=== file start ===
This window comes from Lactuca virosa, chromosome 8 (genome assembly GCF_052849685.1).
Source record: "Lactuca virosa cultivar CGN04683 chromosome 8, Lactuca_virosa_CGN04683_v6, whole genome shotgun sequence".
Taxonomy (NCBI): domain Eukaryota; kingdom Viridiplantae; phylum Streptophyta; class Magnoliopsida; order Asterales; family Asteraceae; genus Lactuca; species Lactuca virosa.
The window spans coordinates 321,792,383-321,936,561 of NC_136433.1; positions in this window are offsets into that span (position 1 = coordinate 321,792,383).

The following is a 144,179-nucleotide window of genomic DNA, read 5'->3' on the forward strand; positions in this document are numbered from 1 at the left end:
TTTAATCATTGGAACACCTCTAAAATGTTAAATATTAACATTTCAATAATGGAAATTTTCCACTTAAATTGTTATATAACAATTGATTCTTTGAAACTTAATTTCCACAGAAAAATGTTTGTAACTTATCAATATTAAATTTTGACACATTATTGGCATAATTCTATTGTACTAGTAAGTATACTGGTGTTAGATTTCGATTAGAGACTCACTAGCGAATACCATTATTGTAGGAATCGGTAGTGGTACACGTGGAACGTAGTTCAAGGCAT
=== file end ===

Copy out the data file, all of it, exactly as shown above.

This window comes from Lactuca virosa, chromosome 8 (genome assembly GCF_052849685.1).
Source record: "Lactuca virosa cultivar CGN04683 chromosome 8, Lactuca_virosa_CGN04683_v6, whole genome shotgun sequence".
Taxonomy (NCBI): domain Eukaryota; kingdom Viridiplantae; phylum Streptophyta; class Magnoliopsida; order Asterales; family Asteraceae; genus Lactuca; species Lactuca virosa.
The window spans coordinates 321,792,383-321,936,561 of NC_136433.1; positions in this window are offsets into that span (position 1 = coordinate 321,792,383).

The following is a 144,179-nucleotide window of genomic DNA, read 5'->3' on the forward strand; positions in this document are numbered from 1 at the left end:
TTTAATCATTGGAACACCTCTAAAATGTTAAATATTAACATTTCAATAATGGAAATTTTCCACTTAAATTGTTATATAACAATTGATTCTTTGAAACTTAATTTCCACAGAAAAATGTTTGTAACTTATCAATATTAAATTTTGACACATTATTGGCATAATTCTATTGTACTAGTAAGTATACTGGTGTTAGATTTCGATTAGAGACTCACTAGCGAATACCATTATTGTAGGAATCGGTAGTGGTACACGTGGAACGTAGTTCAAGGCAT